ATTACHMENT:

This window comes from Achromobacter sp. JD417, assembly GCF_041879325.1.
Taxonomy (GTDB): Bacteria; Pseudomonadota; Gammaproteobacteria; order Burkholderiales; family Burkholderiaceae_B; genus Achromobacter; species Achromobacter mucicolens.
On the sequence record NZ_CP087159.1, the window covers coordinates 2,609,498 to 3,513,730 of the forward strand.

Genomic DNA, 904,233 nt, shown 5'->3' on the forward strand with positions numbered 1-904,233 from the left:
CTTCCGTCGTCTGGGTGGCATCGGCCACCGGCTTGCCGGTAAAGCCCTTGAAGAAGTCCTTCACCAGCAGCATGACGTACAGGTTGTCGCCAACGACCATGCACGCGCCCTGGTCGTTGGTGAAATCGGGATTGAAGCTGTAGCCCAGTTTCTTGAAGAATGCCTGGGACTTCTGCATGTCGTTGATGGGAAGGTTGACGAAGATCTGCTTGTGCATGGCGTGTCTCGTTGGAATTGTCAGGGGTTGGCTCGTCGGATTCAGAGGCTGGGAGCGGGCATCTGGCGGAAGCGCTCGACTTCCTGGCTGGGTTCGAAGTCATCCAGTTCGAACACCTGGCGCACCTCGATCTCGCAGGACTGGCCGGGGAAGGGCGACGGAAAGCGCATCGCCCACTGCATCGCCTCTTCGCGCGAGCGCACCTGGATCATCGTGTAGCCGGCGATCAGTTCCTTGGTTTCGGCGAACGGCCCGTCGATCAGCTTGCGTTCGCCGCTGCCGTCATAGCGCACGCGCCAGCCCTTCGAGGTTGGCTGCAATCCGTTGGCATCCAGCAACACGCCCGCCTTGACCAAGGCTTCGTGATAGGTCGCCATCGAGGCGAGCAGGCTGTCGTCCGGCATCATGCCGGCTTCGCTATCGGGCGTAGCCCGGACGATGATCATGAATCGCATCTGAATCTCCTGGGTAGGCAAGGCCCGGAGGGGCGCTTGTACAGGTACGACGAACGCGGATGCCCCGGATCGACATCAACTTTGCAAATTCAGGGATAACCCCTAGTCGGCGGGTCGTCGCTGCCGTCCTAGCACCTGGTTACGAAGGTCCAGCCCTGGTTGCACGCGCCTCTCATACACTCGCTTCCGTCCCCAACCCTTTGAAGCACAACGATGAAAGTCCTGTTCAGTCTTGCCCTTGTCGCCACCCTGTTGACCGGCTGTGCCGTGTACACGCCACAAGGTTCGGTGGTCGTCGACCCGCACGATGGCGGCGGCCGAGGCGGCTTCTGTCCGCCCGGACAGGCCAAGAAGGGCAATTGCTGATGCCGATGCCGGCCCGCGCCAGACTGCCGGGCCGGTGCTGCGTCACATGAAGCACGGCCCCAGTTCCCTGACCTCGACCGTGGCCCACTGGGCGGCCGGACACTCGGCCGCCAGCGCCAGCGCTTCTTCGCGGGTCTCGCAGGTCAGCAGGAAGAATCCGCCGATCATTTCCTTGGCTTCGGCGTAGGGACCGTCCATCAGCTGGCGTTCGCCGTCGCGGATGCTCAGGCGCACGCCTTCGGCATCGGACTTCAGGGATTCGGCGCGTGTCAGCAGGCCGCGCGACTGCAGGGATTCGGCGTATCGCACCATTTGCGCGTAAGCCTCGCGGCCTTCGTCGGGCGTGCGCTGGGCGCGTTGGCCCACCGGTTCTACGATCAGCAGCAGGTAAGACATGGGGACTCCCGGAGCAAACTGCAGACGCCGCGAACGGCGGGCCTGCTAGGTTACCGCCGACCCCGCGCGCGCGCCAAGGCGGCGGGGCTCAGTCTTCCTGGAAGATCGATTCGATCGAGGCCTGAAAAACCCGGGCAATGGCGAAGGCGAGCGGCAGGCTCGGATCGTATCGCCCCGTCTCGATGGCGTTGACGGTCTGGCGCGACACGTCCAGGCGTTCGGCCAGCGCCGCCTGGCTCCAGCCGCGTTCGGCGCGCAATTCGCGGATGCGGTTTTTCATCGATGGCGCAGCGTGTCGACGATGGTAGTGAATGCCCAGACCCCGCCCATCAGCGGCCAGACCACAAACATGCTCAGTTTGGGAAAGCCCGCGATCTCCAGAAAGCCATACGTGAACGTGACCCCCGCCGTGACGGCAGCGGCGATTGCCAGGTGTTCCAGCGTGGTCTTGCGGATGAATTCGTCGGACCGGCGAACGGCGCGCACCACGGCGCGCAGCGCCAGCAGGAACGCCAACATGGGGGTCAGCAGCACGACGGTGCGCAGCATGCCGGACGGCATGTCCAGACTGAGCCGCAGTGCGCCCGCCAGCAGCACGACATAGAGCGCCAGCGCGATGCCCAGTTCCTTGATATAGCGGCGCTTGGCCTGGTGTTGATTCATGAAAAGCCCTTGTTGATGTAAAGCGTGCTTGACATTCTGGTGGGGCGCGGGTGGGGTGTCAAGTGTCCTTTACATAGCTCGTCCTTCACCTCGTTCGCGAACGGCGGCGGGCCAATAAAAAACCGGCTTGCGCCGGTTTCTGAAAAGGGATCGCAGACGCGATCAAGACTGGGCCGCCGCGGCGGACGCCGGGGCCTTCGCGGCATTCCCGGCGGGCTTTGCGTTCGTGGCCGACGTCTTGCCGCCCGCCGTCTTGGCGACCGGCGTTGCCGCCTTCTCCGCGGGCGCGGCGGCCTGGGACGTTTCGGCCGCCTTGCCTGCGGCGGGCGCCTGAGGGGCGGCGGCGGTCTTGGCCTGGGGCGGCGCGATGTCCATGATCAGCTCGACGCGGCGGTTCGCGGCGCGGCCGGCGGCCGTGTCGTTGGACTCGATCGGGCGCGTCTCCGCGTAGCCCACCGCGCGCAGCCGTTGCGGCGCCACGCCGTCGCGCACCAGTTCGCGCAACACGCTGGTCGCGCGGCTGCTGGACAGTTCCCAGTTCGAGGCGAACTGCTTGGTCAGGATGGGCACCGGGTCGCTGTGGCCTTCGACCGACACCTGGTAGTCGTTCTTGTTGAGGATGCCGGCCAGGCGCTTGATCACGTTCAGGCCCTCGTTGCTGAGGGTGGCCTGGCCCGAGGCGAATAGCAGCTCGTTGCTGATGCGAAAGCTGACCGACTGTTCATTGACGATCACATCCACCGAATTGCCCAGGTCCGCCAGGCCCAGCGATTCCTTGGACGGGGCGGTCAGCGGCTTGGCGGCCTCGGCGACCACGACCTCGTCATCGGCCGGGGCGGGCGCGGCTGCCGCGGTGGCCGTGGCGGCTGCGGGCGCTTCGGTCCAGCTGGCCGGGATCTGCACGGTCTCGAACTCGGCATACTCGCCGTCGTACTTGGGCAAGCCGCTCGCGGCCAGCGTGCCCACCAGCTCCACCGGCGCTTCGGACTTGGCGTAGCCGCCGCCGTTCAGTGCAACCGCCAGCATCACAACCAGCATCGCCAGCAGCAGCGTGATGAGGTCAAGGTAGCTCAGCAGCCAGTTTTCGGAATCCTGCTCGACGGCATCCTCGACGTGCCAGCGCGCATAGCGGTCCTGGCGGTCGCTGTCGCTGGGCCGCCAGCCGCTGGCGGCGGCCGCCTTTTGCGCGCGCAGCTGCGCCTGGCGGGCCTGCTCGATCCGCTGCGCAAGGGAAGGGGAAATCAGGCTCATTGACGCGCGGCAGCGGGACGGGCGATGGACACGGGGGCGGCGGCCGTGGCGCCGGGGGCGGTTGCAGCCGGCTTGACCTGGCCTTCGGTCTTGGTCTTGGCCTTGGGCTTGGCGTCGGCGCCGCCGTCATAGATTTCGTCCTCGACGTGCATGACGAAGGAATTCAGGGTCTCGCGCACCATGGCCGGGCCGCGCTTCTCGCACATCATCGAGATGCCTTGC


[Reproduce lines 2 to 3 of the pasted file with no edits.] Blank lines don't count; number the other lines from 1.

Taxonomy (GTDB): Bacteria; Pseudomonadota; Gammaproteobacteria; order Burkholderiales; family Burkholderiaceae_B; genus Achromobacter; species Achromobacter mucicolens.
On the sequence record NZ_CP087159.1, the window covers coordinates 2,609,498 to 3,513,730 of the forward strand.